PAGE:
The biggest gap in any blogging or content marketing strategy is that which lies between your audience’ knowledge of you, affection for you, and trust in you, and their ability to grasp the value of your products and services.

If they don’t understand why the thing you’re selling is valuable to them, it doesn’t matter how much they know, like, and trust you, they will still never buy.

Pack your blog with posts that demonstrate you understand exactly what your readers’ problems are, and you have the perfect solution to fix them.

Paint them a picture. Show them a world free from their pain points. And make sure they’re fully aware that all they need to do to get to that shiny Nirvanaesque place is buy your shit!

#14 Your Content Is Inconsistent

Lack of consistency is another big problem a lot of people have. A blog post here and there won’t do any good.

You need to produce content that is consistent in quality and regular in its publication.

The frequency with which you post isn’t nearly as important as posting consistently!

If you post once a week for 12 weeks and then nothing for nine months, you’re not going to get very far at all.

If, on the other hand, you post once a month for a year, you’ll make better progress.

Of course, you would ideally post once a week for a year, but that’s not always possible.

Choose consistency and quality over quantity every time!

#15 You’re Not Automating Your Content

I’m not going to lie, creating a blog that converts and earns money is tough.

Good blogging doesn’t happen without effort.

Content marketing is hard work, and a lot of it.

You can quickly exhaust yourself and your resources. The more you streamline the process the greater your ability to achieve quality and that much-needed consistency becomes.

Automate as much as you possibly can. This is especially true of the promotional elements of your content strategy. There is no reason not to automate your social media! You can still post and interact with people in real-time, it doesn’t have to be 100% automated, but automation ensures consistency and takes a lot of the pressure off you.

Blogging Doesn't Sell Shit How To Make Your Blog Convert Like Magic

#16 You’re Not Repurposing Your Content

Tied to this is the need to repurpose everything.

A Tweet will get almost the same amount of engagement the second time you post it than it did the first. It may even get more!

Not everyone will see your content when you share it, so sharing it multiple times isn’t an issue.

In fact, it’s a necessity.

This is one of the main reasons I encourage everyone to record content in video form. Videos can be converted into any other form of content. You have visual, audio, and written options.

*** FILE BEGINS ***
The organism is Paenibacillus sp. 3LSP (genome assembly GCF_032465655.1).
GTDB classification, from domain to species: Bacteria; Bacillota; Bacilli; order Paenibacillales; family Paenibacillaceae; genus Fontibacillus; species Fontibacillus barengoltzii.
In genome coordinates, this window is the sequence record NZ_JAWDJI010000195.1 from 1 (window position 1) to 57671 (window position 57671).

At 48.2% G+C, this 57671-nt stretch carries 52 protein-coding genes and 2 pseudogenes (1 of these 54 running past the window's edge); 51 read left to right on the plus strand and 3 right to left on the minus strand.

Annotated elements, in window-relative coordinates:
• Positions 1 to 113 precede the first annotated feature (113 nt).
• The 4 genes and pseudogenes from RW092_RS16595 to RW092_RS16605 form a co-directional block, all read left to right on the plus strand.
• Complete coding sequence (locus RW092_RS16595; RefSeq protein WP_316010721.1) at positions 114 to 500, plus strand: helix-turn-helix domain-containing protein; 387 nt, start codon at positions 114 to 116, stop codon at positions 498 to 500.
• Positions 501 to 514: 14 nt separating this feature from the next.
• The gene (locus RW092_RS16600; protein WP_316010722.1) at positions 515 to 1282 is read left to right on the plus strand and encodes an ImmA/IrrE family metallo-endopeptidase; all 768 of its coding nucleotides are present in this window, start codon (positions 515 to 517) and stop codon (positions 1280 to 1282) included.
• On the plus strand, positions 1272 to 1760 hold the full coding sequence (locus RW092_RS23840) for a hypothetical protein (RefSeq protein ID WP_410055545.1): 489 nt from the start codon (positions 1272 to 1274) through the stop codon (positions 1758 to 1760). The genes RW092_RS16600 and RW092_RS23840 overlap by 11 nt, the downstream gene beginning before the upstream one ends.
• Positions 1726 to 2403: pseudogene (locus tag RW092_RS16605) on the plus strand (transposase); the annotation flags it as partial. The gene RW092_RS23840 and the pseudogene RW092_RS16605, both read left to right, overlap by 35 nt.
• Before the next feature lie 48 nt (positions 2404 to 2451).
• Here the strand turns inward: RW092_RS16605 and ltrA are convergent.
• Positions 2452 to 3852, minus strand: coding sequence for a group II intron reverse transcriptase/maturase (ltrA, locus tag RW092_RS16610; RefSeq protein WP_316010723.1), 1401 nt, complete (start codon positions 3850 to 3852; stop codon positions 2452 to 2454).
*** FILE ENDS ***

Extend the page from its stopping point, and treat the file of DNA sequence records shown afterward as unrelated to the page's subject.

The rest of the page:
Every time you create a blog repurpose it. Use bits and pieces for social media messages, take quotes from it and create memes, pull it apart and put it back together in as many different ways as you can.

Got long-form content? Write short-form versions for use on different platforms!

The possibilities are endless and there’s no need to reinvent the wheel.

#17 You’re Trying To Do It All On Your Own

Overwhelmed yet?

The number of things you need to do to make your blog convert like magic are seemingly endless. A fully functional content marketing strategy takes a phenomenal amount of work.

Research, writing, editing, SEO, proofreading, formatting, designing, image creation, recording, uploading, promoting…

If you’re running a business you also have a few billion other things to do.

The main reason blogging fails is not a lack of understanding on the part of the blogger, but a lack of time, resources, and inclination to get it all done.

It’s just too much.

At least, it’s too much to do all on your own.

I am a professional content marketer and I don’t do all my own content marketing!

In the early days, I did everything myself. When business was relatively slow and I could spend the time on it. Then business picked up and some of it fell by the wayside. My social media promotion has been virtually non-existent this year because I no longer had the time to do it.

Sorting out my clients’ social media took priority. My marketing suffered as a result and something had to give.

Despite this, I still tripled my income this year. Had the social media strategy I use for my clients been up and running for my business, I’m quite certain that figure would be even higher.